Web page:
Land animals: India G-L

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Land animals: India G-L

GANGETIC DOLPHIN

This fresh water dolphin was once very commonly found in Ganga, Brahmaputra, and all their major tributaries. The Gangetic Dolphin plays a role of the highest predator in the riverine habitat by feeding on fishes and molluscs. They live in small groups and are very playful in nature. They never come out of the water completely unlike their marine counterparts, but expose themselves partially while wading through the water.

You can sight them in the Ganga and its tributaries all along its course. If you happen to be on way to Nainital or Corbett and a stopover at the bridge on Gadh Ganga, about 100 km from New Delhi, there are all possibilities for sighting them and photographing them as well. It would be a tremendous achievement if you get a good photograph, as they are difficult to come by.

Water pollution, excessive fishing, motorized boats, and hunting collectively have adversely affected their population.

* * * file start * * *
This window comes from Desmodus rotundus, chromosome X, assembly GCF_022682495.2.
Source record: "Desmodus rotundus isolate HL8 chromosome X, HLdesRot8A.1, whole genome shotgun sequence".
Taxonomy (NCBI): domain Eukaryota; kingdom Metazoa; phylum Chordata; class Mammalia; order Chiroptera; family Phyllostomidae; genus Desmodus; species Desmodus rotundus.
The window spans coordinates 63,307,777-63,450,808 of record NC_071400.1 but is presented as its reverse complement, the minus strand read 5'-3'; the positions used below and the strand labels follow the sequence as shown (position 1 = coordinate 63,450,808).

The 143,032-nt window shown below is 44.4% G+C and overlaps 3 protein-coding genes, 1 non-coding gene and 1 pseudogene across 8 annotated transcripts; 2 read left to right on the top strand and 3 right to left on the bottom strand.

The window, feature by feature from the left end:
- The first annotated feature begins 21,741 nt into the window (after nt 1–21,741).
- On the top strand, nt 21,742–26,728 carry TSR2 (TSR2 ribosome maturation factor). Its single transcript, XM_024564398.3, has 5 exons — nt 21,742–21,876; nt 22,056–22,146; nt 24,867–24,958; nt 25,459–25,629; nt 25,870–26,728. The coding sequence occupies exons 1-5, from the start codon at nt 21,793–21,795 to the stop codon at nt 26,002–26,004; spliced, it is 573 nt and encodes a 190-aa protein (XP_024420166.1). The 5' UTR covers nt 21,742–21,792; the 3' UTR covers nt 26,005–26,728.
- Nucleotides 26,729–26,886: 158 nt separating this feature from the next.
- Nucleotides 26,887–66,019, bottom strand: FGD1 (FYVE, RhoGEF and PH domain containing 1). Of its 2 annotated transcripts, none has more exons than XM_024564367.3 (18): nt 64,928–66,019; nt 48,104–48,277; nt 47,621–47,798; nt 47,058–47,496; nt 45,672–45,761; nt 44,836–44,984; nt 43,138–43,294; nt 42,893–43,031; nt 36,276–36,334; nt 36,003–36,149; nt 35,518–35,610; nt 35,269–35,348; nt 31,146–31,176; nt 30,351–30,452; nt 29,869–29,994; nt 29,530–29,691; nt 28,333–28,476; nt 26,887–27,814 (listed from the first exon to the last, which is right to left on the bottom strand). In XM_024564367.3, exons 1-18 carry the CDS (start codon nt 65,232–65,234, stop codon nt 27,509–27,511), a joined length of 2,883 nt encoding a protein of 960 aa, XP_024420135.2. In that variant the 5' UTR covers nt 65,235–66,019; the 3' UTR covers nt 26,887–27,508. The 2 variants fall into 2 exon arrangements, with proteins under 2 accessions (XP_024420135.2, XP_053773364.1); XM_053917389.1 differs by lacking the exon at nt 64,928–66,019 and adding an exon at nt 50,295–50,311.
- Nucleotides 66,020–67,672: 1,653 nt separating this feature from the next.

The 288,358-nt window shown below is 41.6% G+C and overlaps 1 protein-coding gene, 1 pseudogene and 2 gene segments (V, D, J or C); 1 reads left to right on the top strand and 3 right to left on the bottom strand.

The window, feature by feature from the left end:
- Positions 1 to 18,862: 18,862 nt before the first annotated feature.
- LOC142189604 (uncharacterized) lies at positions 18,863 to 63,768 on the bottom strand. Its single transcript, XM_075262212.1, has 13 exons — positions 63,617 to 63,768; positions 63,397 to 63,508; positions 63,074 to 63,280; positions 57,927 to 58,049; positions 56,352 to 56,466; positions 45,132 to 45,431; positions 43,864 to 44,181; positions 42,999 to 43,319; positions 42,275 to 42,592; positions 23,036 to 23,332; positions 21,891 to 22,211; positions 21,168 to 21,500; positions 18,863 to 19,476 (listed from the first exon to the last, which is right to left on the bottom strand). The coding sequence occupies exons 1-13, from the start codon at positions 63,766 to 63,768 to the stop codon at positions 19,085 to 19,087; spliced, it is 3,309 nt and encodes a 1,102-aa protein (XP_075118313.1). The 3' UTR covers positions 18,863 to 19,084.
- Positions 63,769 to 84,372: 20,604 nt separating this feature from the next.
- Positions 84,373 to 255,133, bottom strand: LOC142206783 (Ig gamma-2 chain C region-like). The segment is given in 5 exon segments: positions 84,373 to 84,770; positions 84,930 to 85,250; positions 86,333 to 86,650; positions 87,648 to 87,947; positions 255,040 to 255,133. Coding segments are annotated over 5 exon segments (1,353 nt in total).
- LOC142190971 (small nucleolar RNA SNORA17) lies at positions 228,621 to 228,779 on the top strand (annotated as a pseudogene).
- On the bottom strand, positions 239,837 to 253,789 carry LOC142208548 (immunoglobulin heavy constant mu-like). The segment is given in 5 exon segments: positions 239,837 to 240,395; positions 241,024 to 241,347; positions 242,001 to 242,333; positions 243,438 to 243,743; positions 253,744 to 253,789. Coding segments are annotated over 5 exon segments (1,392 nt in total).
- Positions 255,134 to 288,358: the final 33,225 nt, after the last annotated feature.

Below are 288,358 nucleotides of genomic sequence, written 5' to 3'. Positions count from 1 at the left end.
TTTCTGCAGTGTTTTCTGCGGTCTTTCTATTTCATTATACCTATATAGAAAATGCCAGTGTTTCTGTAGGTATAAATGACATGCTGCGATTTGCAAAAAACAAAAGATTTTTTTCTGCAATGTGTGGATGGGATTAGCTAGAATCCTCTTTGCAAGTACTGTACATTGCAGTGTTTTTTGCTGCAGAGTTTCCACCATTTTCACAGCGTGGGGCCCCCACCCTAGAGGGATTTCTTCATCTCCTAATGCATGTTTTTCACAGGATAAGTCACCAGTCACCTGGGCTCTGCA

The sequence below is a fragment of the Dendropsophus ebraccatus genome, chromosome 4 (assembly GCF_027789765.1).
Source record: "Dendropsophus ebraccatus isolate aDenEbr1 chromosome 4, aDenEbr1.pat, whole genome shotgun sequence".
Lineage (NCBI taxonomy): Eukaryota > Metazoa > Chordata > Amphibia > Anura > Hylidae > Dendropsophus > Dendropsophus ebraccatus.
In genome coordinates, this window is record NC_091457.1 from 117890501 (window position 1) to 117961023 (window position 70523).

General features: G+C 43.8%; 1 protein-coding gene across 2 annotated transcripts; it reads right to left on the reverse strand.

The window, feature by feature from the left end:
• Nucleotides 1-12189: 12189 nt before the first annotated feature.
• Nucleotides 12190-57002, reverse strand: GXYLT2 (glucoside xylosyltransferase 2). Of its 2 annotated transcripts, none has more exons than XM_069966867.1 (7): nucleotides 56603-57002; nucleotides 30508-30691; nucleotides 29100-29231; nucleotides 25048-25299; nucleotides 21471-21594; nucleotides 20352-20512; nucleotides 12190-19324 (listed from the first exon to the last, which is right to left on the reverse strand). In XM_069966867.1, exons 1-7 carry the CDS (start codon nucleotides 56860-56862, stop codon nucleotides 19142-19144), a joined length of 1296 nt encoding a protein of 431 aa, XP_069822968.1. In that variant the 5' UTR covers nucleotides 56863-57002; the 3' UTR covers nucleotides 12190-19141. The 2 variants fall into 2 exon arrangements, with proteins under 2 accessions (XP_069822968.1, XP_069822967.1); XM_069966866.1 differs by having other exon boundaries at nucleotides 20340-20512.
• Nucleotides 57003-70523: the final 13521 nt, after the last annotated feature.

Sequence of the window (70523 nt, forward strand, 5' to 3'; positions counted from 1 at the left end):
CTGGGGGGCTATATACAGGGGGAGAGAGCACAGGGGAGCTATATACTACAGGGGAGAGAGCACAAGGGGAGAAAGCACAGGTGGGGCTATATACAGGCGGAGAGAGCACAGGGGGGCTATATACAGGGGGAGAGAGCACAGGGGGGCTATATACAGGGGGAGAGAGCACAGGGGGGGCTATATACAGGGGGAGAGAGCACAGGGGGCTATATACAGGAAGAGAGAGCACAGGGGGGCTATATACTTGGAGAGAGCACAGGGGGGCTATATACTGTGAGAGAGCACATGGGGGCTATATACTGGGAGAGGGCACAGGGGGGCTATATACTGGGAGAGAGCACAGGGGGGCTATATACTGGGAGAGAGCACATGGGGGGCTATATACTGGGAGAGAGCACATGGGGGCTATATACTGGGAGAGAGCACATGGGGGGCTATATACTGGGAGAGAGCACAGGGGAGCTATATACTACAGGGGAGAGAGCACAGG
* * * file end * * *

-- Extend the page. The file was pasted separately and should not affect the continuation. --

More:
GIANT SQUIRREL OR MALABAR SQUIRREL

This brightly coloured large squirrel has a very wide distribution. The rich chestnut red above with yellowish white under parts combined with a long bushy tail makes it a very beautiful animal. It is predominantly arboreal and inhabits thick forests that have tall canopy trees. They are nocturnal in habit and feeds mainly on fruits, berries, nuts, and tender shoots.

This species can be an ideal example for adaptive radiation. As one goes down Southwards, the colour tends to get darker and based on this, there are a number of distinct races that have been identified which depend upon their distribution zones. Melghat, Periyar, Bandipur, Nagarhole, are some important places where you have an opportunity to spot them in the wild.

GOLDEN LANGUR